My picture book is on submission! What does that mean? Well, this is the phase when you’ve signed with a super duper agent (see previous post), you’ve made any edits to your manuscript that the agent suggests and then the agent submits your book to a list of editors at various publishing houses who he thinks would be a great fit.

This is one of the many reasons why having a good agent is so important! Believe it or not, in the middle of the cornfield in which I live, I am not lunching with editors on a daily basis. I'm new to the publishing world and don't have contacts. My agent does. In fact, at many publishers, you cannot even submit a manuscript on your own. You have to do so through an agent. There are so many writers out there, agents only take on books they are pretty sure they can sell. This is why the word on the street is that it's harder to get an agent these days than it is to sell the book. 

My agent put together a nifty list of editors he thought would be perfect for my book and sent my manuscript to them. And now we wait.

Many things can happen during this time. All of them could say, “I hate it!” (unlikely, since the agent has done his homework). One, or more, editors could like it and make an offer (yay!). If numerous editors express an interest in bidding, then the book can go to auction. This doesn't happen a lot, but when it does, it's pretty awesome. 

There are several ways to do an auction, one being a traditional auction where the editors keep bidding higher and higher, in rounds, until there’s one left standing, at which point, the author takes that bid. There’s also something known as a "best bid blind auction" where everyone just puts their best offer out there from the start, not knowing what the other publishers are doing. The author isn’t forced to take the top offer. Maybe there’s an offer that came in lower, but the author just really feels like that editor/publisher would be great to work with. That’s a-okay!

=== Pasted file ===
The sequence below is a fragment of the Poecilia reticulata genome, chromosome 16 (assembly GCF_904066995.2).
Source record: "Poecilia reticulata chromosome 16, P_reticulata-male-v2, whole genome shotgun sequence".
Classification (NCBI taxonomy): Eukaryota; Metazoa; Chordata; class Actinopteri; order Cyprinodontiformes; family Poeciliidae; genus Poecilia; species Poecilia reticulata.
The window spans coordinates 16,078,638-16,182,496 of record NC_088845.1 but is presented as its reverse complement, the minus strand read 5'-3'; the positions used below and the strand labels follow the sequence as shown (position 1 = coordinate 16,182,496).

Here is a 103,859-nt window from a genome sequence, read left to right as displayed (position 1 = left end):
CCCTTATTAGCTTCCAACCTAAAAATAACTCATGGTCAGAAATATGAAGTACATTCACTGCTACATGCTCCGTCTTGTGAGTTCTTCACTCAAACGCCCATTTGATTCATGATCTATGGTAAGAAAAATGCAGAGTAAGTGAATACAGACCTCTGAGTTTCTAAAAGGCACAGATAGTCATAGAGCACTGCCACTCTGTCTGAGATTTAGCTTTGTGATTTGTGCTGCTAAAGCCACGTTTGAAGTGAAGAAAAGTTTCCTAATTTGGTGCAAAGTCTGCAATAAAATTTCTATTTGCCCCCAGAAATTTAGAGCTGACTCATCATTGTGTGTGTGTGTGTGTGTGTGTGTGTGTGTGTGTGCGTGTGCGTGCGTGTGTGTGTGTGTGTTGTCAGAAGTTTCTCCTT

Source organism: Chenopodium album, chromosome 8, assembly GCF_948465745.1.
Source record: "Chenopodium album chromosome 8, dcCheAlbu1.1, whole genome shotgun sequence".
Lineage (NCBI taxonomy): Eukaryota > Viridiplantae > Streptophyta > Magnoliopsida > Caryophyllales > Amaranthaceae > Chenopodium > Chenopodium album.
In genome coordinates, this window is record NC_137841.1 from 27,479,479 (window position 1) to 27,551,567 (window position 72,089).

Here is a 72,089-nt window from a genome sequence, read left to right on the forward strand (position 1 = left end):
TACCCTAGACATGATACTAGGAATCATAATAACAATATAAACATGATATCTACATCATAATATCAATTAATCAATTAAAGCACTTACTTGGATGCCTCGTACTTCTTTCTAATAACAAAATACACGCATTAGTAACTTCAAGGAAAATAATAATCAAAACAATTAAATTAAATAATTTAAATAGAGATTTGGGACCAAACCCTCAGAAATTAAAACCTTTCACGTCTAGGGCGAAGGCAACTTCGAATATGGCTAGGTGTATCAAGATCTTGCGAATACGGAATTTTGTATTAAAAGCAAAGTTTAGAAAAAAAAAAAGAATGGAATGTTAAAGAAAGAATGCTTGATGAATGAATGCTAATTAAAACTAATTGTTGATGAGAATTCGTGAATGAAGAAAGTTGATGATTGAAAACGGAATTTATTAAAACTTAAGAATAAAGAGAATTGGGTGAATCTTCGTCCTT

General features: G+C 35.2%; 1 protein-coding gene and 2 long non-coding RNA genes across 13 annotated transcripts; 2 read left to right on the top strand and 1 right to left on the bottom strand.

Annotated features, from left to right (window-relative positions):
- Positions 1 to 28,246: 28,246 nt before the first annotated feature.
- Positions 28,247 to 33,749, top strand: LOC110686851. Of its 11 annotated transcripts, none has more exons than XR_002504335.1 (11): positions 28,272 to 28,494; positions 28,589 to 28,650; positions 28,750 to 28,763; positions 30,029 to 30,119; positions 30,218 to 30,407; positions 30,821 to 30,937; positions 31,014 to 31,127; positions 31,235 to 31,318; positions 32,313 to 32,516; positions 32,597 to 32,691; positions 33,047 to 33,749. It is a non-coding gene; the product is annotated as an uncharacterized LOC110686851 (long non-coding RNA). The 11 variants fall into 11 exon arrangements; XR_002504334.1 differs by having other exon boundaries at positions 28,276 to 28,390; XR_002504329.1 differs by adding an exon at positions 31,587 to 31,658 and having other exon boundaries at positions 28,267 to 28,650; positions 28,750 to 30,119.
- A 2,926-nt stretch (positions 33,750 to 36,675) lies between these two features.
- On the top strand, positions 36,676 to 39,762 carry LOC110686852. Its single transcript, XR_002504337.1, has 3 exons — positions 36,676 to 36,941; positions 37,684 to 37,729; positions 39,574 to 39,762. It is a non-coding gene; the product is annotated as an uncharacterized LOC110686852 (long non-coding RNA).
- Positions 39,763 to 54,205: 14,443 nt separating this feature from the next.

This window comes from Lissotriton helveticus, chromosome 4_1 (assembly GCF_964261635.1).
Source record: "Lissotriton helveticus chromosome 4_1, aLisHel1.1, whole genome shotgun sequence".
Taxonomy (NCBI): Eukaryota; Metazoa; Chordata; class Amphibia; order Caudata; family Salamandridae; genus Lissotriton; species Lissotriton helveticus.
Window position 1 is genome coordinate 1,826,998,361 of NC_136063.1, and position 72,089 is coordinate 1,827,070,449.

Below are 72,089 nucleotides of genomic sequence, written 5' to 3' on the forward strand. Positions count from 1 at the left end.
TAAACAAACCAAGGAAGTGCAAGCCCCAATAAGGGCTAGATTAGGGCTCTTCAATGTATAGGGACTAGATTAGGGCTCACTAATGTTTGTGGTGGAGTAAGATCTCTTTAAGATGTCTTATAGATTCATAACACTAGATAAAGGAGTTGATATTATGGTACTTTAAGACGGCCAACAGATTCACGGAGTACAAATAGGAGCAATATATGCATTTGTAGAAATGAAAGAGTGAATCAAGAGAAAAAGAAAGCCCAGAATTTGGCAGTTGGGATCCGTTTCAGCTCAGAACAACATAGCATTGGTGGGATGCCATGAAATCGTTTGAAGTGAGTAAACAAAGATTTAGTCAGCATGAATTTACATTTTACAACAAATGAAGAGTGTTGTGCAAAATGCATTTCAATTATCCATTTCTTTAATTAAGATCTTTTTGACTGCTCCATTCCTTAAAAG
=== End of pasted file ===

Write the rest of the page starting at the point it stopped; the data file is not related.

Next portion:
Hey look! Hardwood!
Keep in mind that before an editor can even make an offer, he or she has to meet with others at the publishing house, make sure they agree that the book is one they must have, think about how it fits with other books they have coming out, discuss who might illustrate it (I’ve only written the text. You do NOT want to see my drawings!) Also before making an offer, an editor might want to talk to the author, to get a sense of where the author is coming from, and to convince the author that her or his publishing house is the best choice. This is also an opportunity for the author to find out if she “clicks” with a particular editor, since the two of them would be working closely together for many months on the book.

This can take weeks. And so, things to do while my book is on submission:

 (A) Pull up that yucky carpeting in the living room 

 (B) Brush the dog

 (C) Take many long walks

 (D) Work on another book

Well, I’m sure my agent would say D, but I'm thinking C, followed by B. (This dog isn't going to brush himself!)